Kids at Eagan New Horizon Academy Childcare Center were among the first participants in IATP's Farm to Child Care pilot program. Read the full story below.
Photo courtesy of Erin McKee, IATP

In this issue:
  • Save the Date! National Farm to Cafeteria Conference, April 2014
  • It's menu planning time! Options for purchasing local food
  • Case study: Farm to Child Care pilot yields early success
  • Book recommendation: An Earthworm's Life

Save the Date! National Farm to Cafeteria Conference: April 15-18, 2014

The National Farm to School Network is excited to announce that the 7th National Farm to Cafeteria Conference will take place April 15 - 18, 2014 in Austin, Texas!

The conference, held every-other year, brings together local food systems advocates, food service professionals, farmers, educators, policy makers, representatives from government agencies and nonprofits, entrepreneurs, students and others who are breaking down barriers and expanding the impact of the Farm to Cafeteria movement across the country. Farm to Preschool practitioners are encouraged to attend! Short courses and field trips will be offered April 15 and the general program will take place April 16-18.

Information regarding the conference program, registration, lodging and more will be posted in the coming months on Explore the website now to learn more about last year's great speakers, workshops and special events. Farm to Preschool (including all early care and education settings) will be incorporated throughout the upcoming conference. You won't want to miss Austin in 2014!

It's menu planning time! Options for purchasing locally

Farmers are in the midst of planning and planting, and summer and fall are the easiest times to buy fresh, local foods. If you are interested in incorporating more local foods into meals and snacks, now is the time to make your plan for local purchasing. Preschools and early care settings buy local foods in a wide variety of ways:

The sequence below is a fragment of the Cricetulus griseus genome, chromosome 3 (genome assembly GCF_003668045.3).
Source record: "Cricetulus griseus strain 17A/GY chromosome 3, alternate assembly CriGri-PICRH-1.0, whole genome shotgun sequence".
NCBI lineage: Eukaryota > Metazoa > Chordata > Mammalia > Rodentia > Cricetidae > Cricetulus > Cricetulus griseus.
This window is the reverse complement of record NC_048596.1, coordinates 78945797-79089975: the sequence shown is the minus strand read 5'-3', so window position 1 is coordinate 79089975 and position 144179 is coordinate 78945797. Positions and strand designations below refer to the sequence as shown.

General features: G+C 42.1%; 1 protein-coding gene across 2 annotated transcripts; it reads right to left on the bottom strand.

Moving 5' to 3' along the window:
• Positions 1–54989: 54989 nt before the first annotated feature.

• Community Supported Agriculture (CSA): CSA boxes work well for smaller or in-home care providers who are able to cook with fresh products that are dropped off weekly in a CSA box.
  • Cooperative Buying: Partnering with other early care sites to buy in bulk from a farm or distributor often lowers costs.
  • Farm Direct: Buying directly from a farmer is often a good option for centers that need product delivered in large quantities.
  • Farmers' Market Direct: Some sites are able to meet their needs by shopping at a nearby farmers' market, or by arranging in advance to pick up larger orders at the market.
  • Distribution Company: Many distributors carry products from local farmers. Ask your distributor where they source their food, and request local options!

For more information on procurement models, visit our website.

Farm to Child Care pilot yields early success

Initial findings from a Farm to Child Care pilot project conducted by the Institute for Agriculture and Trade Policy (IATP) have yielded encouraging results. The project included menu innovations, age-appropriate curriculum, parent outreach, and rigorous evaluation at 14 childcare sites. An in-depth guide to replicating the program will be available soon. In the meantime, read more about their initial findings on their blog.

Book recommendation: An Earthworm's Life

Use this simple book, An Earthworm's Life, by John Himmelman, to teach children about the life cycle of the earthworm, and why they are important in our gardens and on our farms.

Don't forget!

Visit our website for tons of Farm to Preschool resources and information. You can also submit your own events, news, or materials:


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